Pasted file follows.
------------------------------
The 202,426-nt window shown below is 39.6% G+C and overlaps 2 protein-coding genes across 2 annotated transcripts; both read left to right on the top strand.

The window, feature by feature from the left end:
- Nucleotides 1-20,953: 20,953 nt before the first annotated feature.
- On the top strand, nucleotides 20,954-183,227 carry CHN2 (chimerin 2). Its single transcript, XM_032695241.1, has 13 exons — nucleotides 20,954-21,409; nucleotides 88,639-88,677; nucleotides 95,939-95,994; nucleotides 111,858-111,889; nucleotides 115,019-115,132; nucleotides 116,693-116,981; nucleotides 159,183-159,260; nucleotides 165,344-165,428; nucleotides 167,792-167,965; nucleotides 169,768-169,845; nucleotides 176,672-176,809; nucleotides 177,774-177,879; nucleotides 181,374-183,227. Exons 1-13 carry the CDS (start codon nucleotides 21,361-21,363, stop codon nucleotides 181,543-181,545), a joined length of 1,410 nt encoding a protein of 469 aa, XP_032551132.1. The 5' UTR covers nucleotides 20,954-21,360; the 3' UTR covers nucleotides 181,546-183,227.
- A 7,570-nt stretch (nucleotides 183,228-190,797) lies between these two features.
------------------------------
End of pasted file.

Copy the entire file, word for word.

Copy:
The 202,426-nt window shown below is 39.6% G+C and overlaps 2 protein-coding genes across 2 annotated transcripts; both read left to right on the top strand.

The window, feature by feature from the left end:
- Nucleotides 1-20,953: 20,953 nt before the first annotated feature.
- On the top strand, nucleotides 20,954-183,227 carry CHN2 (chimerin 2). Its single transcript, XM_032695241.1, has 13 exons — nucleotides 20,954-21,409; nucleotides 88,639-88,677; nucleotides 95,939-95,994; nucleotides 111,858-111,889; nucleotides 115,019-115,132; nucleotides 116,693-116,981; nucleotides 159,183-159,260; nucleotides 165,344-165,428; nucleotides 167,792-167,965; nucleotides 169,768-169,845; nucleotides 176,672-176,809; nucleotides 177,774-177,879; nucleotides 181,374-183,227. Exons 1-13 carry the CDS (start codon nucleotides 21,361-21,363, stop codon nucleotides 181,543-181,545), a joined length of 1,410 nt encoding a protein of 469 aa, XP_032551132.1. The 5' UTR covers nucleotides 20,954-21,360; the 3' UTR covers nucleotides 181,546-183,227.
- A 7,570-nt stretch (nucleotides 183,228-190,797) lies between these two features.